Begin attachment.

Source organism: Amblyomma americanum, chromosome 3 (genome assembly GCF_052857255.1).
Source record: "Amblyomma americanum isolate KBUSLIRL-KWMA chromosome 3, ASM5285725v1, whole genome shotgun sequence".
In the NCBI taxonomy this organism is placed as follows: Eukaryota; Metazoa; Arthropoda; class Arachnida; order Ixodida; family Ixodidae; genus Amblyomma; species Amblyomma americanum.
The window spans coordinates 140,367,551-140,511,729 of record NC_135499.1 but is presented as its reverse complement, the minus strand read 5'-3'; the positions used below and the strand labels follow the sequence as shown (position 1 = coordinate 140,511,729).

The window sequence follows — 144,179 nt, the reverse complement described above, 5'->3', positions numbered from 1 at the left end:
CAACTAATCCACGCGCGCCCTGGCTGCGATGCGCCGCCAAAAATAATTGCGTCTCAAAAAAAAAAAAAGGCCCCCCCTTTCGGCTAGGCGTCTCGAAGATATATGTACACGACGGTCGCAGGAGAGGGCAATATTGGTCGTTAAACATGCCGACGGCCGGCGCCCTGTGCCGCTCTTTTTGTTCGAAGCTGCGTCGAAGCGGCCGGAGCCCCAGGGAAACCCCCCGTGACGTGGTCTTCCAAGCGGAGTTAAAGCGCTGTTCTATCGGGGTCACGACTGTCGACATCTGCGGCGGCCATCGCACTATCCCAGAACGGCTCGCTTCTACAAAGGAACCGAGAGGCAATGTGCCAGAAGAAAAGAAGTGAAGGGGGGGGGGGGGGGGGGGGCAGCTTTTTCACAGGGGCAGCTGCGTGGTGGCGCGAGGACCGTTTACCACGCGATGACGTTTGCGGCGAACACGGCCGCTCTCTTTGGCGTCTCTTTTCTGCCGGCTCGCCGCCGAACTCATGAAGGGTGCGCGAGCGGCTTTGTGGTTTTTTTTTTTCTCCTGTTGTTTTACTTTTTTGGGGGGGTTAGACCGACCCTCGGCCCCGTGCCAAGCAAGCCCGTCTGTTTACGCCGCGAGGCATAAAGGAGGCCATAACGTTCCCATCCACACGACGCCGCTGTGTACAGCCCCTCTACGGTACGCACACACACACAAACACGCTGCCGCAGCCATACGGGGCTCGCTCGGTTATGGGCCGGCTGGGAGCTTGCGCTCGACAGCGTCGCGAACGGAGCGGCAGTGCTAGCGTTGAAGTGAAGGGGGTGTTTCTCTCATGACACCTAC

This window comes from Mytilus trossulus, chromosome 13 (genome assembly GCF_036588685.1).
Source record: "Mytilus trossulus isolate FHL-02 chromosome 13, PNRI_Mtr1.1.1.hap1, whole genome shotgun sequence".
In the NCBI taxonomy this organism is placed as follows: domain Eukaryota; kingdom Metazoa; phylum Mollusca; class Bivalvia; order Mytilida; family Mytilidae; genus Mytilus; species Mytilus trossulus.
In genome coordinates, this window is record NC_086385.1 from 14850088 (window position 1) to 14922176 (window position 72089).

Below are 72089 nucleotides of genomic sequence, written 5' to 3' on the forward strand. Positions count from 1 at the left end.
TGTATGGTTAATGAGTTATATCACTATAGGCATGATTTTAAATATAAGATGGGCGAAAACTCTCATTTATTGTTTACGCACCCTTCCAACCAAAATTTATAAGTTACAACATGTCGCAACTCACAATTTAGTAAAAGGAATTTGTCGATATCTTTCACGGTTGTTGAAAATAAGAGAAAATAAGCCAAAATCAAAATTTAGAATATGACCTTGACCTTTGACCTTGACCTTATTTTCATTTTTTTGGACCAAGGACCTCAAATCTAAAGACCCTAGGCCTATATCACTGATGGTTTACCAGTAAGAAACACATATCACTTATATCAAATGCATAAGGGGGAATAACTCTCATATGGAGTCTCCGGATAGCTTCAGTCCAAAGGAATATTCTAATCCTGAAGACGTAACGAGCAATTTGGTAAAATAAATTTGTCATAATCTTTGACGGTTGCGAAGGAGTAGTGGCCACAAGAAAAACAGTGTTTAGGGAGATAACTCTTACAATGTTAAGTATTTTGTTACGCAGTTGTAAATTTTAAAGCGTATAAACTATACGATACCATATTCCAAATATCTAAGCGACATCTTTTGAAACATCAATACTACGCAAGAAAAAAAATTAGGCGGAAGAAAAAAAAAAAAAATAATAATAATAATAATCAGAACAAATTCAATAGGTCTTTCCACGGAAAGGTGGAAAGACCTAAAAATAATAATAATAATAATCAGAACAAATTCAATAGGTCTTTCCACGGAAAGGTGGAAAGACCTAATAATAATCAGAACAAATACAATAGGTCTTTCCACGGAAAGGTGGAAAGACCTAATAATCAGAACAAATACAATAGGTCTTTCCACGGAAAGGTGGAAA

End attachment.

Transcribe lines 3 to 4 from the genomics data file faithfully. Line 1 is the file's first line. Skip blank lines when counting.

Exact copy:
In the NCBI taxonomy this organism is placed as follows: Eukaryota; Metazoa; Arthropoda; class Arachnida; order Ixodida; family Ixodidae; genus Amblyomma; species Amblyomma americanum.
The window spans coordinates 140,367,551-140,511,729 of record NC_135499.1 but is presented as its reverse complement, the minus strand read 5'-3'; the positions used below and the strand labels follow the sequence as shown (position 1 = coordinate 140,511,729).